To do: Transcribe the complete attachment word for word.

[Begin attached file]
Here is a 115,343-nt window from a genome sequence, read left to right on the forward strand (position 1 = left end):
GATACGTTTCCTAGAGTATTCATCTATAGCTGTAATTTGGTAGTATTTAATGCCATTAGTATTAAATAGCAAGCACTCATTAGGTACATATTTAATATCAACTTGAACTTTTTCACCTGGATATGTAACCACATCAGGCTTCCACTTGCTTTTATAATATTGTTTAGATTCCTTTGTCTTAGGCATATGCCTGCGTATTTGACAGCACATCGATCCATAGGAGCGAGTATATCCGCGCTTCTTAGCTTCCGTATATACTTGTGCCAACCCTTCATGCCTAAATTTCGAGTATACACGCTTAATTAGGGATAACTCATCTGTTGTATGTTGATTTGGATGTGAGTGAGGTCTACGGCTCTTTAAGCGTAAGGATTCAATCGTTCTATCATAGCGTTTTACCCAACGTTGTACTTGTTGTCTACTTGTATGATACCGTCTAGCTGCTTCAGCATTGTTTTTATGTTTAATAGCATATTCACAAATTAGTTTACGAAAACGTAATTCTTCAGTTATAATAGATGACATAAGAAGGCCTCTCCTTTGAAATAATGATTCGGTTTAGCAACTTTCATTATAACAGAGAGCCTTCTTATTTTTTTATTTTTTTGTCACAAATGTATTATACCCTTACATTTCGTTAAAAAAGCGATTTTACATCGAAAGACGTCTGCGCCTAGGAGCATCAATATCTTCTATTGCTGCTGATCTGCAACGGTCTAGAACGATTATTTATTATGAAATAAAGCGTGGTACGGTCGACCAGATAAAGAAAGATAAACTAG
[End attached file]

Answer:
Here is a 115,343-nt window from a genome sequence, read left to right on the forward strand (position 1 = left end):
GATACGTTTCCTAGAGTATTCATCTATAGCTGTAATTTGGTAGTATTTAATGCCATTAGTATTAAATAGCAAGCACTCATTAGGTACATATTTAATATCAACTTGAACTTTTTCACCTGGATATGTAACCACATCAGGCTTCCACTTGCTTTTATAATATTGTTTAGATTCCTTTGTCTTAGGCATATGCCTGCGTATTTGACAGCACATCGATCCATAGGAGCGAGTATATCCGCGCTTCTTAGCTTCCGTATATACTTGTGCCAACCCTTCATGCCTAAATTTCGAGTATACACGCTTAATTAGGGATAACTCATCTGTTGTATGTTGATTTGGATGTGAGTGAGGTCTACGGCTCTTTAAGCGTAAGGATTCAATCGTTCTATCATAGCGTTTTACCCAACGTTGTACTTGTTGTCTACTTGTATGATACCGTCTAGCTGCTTCAGCATTGTTTTTATGTTTAATAGCATATTCACAAATTAGTTTACGAAAACGTAATTCTTCAGTTATAATAGATGACATAAGAAGGCCTCTCCTTTGAAATAATGATTCGGTTTAGCAACTTTCATTATAACAGAGAGCCTTCTTATTTTTTTATTTTTTTGTCACAAATGTATTATACCCTTACATTTCGTTAAAAAAGCGATTTTACATCGAAAGACGTCTGCGCCTAGGAGCATCAATATCTTCTATTGCTGCTGATCTGCAACGGTCTAGAACGATTATTTATTATGAAATAAAGCGTGGTACGGTCGACCAGATAAAGAAAGATAAACTAG